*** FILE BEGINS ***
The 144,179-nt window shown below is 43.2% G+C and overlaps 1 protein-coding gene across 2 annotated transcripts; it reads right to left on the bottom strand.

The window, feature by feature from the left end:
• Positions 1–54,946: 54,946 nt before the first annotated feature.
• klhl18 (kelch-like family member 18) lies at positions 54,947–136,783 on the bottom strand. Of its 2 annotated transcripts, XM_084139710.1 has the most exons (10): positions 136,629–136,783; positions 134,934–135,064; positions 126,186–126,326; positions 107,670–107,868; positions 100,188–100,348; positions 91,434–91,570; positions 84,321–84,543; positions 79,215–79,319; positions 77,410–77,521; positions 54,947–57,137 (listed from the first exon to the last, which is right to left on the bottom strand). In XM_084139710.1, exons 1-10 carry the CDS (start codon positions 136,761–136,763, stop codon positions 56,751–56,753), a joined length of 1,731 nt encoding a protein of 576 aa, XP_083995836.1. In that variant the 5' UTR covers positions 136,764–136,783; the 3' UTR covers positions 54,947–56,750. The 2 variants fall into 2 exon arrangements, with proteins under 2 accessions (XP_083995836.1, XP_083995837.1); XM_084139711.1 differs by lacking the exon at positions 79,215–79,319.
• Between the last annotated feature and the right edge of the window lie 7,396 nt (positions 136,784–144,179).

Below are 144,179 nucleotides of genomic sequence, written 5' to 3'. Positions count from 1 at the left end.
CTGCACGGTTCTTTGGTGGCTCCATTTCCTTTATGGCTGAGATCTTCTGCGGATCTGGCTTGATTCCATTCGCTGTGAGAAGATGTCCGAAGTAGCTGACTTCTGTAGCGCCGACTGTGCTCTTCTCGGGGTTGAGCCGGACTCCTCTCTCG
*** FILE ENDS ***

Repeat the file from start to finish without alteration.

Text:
The 144,179-nt window shown below is 43.2% G+C and overlaps 1 protein-coding gene across 2 annotated transcripts; it reads right to left on the bottom strand.

The window, feature by feature from the left end:
• Positions 1–54,946: 54,946 nt before the first annotated feature.
• klhl18 (kelch-like family member 18) lies at positions 54,947–136,783 on the bottom strand. Of its 2 annotated transcripts, XM_084139710.1 has the most exons (10): positions 136,629–136,783; positions 134,934–135,064; positions 126,186–126,326; positions 107,670–107,868; positions 100,188–100,348; positions 91,434–91,570; positions 84,321–84,543; positions 79,215–79,319; positions 77,410–77,521; positions 54,947–57,137 (listed from the first exon to the last, which is right to left on the bottom strand). In XM_084139710.1, exons 1-10 carry the CDS (start codon positions 136,761–136,763, stop codon positions 56,751–56,753), a joined length of 1,731 nt encoding a protein of 576 aa, XP_083995836.1. In that variant the 5' UTR covers positions 136,764–136,783; the 3' UTR covers positions 54,947–56,750. The 2 variants fall into 2 exon arrangements, with proteins under 2 accessions (XP_083995836.1, XP_083995837.1); XM_084139711.1 differs by lacking the exon at positions 79,215–79,319.
• Between the last annotated feature and the right edge of the window lie 7,396 nt (positions 136,784–144,179).

Below are 144,179 nucleotides of genomic sequence, written 5' to 3'. Positions count from 1 at the left end.
CTGCACGGTTCTTTGGTGGCTCCATTTCCTTTATGGCTGAGATCTTCTGCGGATCTGGCTTGATTCCATTCGCTGTGAGAAGATGTCCGAAGTAGCTGACTTCTGTAGCGCCGACTGTGCTCTTCTCGGGGTTGAGCCGGACTCCTCTCTCG